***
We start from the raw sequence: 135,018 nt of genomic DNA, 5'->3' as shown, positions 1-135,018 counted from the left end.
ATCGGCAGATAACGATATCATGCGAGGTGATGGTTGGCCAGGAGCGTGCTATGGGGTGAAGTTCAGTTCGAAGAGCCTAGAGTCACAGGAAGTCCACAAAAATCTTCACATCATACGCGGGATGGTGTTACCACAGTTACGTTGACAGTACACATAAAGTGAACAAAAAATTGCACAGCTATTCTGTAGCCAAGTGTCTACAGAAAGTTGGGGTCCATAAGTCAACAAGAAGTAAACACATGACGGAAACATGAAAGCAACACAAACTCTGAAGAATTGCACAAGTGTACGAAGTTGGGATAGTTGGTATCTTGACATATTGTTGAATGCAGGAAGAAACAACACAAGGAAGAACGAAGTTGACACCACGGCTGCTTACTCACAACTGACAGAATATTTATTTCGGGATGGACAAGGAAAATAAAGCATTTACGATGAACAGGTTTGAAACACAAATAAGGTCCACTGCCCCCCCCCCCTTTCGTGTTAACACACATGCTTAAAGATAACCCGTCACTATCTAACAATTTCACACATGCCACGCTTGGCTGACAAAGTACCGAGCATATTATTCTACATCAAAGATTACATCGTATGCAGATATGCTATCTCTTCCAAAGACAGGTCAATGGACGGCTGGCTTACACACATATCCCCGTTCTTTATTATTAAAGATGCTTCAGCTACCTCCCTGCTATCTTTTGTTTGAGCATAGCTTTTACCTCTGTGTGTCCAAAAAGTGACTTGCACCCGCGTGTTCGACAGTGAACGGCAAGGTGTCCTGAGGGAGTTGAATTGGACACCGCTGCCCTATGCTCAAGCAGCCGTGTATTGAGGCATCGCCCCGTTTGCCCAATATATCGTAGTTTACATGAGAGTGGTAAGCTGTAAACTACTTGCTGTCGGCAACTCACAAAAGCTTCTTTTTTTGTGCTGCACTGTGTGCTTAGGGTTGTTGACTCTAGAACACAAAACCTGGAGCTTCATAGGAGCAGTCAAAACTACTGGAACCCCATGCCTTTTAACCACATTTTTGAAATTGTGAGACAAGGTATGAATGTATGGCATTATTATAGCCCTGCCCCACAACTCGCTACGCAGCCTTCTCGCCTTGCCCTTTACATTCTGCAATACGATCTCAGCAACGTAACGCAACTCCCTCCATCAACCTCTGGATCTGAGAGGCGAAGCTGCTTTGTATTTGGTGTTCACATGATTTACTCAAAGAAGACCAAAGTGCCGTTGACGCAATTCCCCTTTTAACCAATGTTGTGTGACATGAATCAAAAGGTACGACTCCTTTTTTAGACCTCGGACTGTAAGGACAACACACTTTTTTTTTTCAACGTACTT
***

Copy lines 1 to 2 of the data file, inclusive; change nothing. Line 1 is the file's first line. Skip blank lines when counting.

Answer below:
We start from the raw sequence: 135,018 nt of genomic DNA, 5'->3' as shown, positions 1-135,018 counted from the left end.
ATCGGCAGATAACGATATCATGCGAGGTGATGGTTGGCCAGGAGCGTGCTATGGGGTGAAGTTCAGTTCGAAGAGCCTAGAGTCACAGGAAGTCCACAAAAATCTTCACATCATACGCGGGATGGTGTTACCACAGTTACGTTGACAGTACACATAAAGTGAACAAAAAATTGCACAGCTATTCTGTAGCCAAGTGTCTACAGAAAGTTGGGGTCCATAAGTCAACAAGAAGTAAACACATGACGGAAACATGAAAGCAACACAAACTCTGAAGAATTGCACAAGTGTACGAAGTTGGGATAGTTGGTATCTTGACATATTGTTGAATGCAGGAAGAAACAACACAAGGAAGAACGAAGTTGACACCACGGCTGCTTACTCACAACTGACAGAATATTTATTTCGGGATGGACAAGGAAAATAAAGCATTTACGATGAACAGGTTTGAAACACAAATAAGGTCCACTGCCCCCCCCCCCTTTCGTGTTAACACACATGCTTAAAGATAACCCGTCACTATCTAACAATTTCACACATGCCACGCTTGGCTGACAAAGTACCGAGCATATTATTCTACATCAAAGATTACATCGTATGCAGATATGCTATCTCTTCCAAAGACAGGTCAATGGACGGCTGGCTTACACACATATCCCCGTTCTTTATTATTAAAGATGCTTCAGCTACCTCCCTGCTATCTTTTGTTTGAGCATAGCTTTTACCTCTGTGTGTCCAAAAAGTGACTTGCACCCGCGTGTTCGACAGTGAACGGCAAGGTGTCCTGAGGGAGTTGAATTGGACACCGCTGCCCTATGCTCAAGCAGCCGTGTATTGAGGCATCGCCCCGTTTGCCCAATATATCGTAGTTTACATGAGAGTGGTAAGCTGTAAACTACTTGCTGTCGGCAACTCACAAAAGCTTCTTTTTTTGTGCTGCACTGTGTGCTTAGGGTTGTTGACTCTAGAACACAAAACCTGGAGCTTCATAGGAGCAGTCAAAACTACTGGAACCCCATGCCTTTTAACCACATTTTTGAAATTGTGAGACAAGGTATGAATGTATGGCATTATTATAGCCCTGCCCCACAACTCGCTACGCAGCCTTCTCGCCTTGCCCTTTACATTCTGCAATACGATCTCAGCAACGTAACGCAACTCCCTCCATCAACCTCTGGATCTGAGAGGCGAAGCTGCTTTGTATTTGGTGTTCACATGATTTACTCAAAGAAGACCAAAGTGCCGTTGACGCAATTCCCCTTTTAACCAATGTTGTGTGACATGAATCAAAAGGTACGACTCCTTTTTTAGACCTCGGACTGTAAGGACAACACACTTTTTTTTTTCAACGTACTT